5. Henry Porter

    Antiplanner,

    The $123 billion I cited is not transfers from the general fund. It’s the amount that has been transferred from the federal gas & diesel tax into the Mass Transit Account of the Highway Trust Fund between 1983 and 2014.

    (https://www.fhwa.dot.gov/policyinformation/statistics/2014/fe201.cfm)

    For comparison, from 2006 to 2014, the amount that was transferred from the General Fund into the Highway Account of the HTF was $56.7 billion. During the same 9 years, $8.8 billion was transferred from the GF to the MTA *AND* $53.0 billion was diverted from federal highway user revenue to the MTA. So the net transfer into the HA was $3.7 billion ($0.4 billion annually). But the net transfer into the MTA was $61.8 billion ($6.9 billion per year).

    But this is just the tip on the iceberg. Collectively, the states divert an additional $9.2 billion a year (11.9 percent—based on 2014) of state highway user revenue to mass transit!

    (https://www.fhwa.dot.gov/policyinformation/statistics/2014/df.cfm)

    Transportation financing in this country is a shell game that consists of single modal revenue dispersed for multi modal transportation. One result is underfunded highway maintenance, leading to state and federal politicians and ASCE calling for gas tax increases to pay for highway maintenance.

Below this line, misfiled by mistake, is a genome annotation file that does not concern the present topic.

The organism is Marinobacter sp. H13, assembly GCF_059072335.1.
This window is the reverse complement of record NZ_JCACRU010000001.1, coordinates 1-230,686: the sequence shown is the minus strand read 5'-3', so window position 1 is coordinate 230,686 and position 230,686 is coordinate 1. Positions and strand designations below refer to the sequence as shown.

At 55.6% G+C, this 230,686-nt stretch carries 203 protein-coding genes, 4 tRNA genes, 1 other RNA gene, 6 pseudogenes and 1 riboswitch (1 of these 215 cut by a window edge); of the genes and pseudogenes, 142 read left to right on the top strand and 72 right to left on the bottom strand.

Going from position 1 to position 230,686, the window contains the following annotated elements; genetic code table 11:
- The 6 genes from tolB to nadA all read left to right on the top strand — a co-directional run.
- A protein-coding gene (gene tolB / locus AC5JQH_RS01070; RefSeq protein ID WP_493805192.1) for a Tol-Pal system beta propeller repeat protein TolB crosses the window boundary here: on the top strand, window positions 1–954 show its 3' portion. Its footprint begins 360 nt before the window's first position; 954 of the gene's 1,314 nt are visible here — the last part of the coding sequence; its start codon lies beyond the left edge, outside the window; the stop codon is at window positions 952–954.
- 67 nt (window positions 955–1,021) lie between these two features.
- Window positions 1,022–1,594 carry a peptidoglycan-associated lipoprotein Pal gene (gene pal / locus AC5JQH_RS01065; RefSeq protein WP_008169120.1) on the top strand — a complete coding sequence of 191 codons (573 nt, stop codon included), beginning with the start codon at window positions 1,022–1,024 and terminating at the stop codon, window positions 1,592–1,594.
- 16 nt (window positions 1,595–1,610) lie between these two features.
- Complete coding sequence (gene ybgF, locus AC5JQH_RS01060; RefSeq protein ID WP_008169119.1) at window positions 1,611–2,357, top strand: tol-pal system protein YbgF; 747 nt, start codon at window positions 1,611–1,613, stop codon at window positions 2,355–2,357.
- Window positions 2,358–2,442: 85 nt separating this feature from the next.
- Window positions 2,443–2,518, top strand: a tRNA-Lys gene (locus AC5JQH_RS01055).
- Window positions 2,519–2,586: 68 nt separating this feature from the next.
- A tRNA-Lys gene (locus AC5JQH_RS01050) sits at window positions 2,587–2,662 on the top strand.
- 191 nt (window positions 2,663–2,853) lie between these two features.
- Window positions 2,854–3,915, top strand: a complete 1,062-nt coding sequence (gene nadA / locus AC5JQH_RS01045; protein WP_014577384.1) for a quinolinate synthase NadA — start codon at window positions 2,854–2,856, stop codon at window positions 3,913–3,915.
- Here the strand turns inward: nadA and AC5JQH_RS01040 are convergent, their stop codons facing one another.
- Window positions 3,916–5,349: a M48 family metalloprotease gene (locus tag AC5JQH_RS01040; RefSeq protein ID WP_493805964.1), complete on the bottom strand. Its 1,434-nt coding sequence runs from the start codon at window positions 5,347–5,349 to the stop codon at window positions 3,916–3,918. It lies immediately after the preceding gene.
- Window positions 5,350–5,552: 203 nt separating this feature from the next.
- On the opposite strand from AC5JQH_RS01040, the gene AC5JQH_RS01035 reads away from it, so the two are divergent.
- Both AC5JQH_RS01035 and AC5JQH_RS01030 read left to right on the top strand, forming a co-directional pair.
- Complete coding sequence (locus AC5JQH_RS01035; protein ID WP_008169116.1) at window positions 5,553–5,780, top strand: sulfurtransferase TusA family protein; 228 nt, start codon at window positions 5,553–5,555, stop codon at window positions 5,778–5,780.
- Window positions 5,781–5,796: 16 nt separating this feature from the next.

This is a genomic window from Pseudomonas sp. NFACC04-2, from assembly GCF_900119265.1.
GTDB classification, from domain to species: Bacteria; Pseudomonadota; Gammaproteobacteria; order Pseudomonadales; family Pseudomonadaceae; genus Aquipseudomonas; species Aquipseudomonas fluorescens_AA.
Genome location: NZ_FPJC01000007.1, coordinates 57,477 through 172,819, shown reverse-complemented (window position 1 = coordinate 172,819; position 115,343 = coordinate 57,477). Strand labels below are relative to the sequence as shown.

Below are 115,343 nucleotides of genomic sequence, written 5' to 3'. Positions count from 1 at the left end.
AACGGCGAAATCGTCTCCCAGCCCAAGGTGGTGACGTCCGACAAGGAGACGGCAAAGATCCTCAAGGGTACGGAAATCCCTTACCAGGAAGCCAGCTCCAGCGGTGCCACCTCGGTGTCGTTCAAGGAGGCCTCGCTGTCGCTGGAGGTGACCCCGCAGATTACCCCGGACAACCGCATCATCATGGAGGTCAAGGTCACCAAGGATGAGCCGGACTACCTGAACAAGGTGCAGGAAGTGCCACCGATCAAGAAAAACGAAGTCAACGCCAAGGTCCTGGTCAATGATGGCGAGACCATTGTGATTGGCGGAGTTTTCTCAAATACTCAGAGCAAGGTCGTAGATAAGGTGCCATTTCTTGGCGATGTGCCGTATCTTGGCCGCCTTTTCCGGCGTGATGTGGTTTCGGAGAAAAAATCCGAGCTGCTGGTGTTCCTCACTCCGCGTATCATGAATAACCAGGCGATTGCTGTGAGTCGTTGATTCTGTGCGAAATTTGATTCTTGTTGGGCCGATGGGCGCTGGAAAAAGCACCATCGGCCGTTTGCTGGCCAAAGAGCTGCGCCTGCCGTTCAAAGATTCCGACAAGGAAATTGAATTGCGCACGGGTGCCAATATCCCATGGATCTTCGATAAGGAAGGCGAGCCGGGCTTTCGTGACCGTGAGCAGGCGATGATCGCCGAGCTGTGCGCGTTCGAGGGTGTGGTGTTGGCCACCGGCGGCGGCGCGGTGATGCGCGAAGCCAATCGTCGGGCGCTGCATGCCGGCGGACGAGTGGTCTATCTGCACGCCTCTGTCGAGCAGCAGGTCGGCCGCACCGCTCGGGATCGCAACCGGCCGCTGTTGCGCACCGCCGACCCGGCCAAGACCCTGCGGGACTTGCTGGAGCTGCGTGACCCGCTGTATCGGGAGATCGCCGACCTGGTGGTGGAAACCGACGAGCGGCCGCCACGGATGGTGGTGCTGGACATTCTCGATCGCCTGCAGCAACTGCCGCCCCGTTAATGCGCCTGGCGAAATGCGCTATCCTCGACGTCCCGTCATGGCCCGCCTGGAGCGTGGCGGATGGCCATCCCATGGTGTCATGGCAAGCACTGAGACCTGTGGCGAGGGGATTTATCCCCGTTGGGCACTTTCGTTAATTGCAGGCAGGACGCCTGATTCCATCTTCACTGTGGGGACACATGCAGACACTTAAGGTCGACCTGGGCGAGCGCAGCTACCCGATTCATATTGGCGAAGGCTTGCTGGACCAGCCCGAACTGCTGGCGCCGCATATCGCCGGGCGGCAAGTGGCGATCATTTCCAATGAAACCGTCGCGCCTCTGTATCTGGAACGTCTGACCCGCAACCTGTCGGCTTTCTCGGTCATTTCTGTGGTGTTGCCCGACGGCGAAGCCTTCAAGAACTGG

I hope and presume one of your reasons why transit subsidies must end is that so much of it—$16 billion annually!—comes from highway users.

  6. Henry Porter

    Oops…I double counted. Please change the second paragraph to:

    “For comparison, from 2006 to 2014, the amount that was transferred from the General Fund into the Highway Account of the HTF was $56.7 billion. During the same 9 years, $8.8 billion was transferred from the GF to the MTA *AND* $44.1 billion was diverted from federal highway user revenue to the MTA. So the net transfer into the HA was $12.6 billion ($1.4 billion annually). But the net transfer into the MTA was $52.9 billion ($5.9 billion per year).”

    Apologies….

  7. prk166


    we are building light rail for what we think our city and our region’s going 10, 20, 30 years from now.
    ” ~http://ourtransitfuture.com/

    Ironically enough the people in such a science / tech oriented town — at least that’s why they like to point out to others — they seem to have no faith in the driverless car. Their vision of the future is a technology that’s only marginally different from where it was 125 years ago.

    They route they’ve came up looks to be put together by drunk Irishmen. Maybe if St. Paul’s Chris Coleman doesn’t become the next Minnesota gov they can get him to run it? I doubt they’ll be able to land Jessie Ventura.

  8. prk166

    That said, I’ve never been able to put my pulse on exactly how this LRT proposal has legs. Are there really that many people in Durham and Chapel Hill that are obsessed with denying that they’ve chosen to live in a suburban, sprawling city?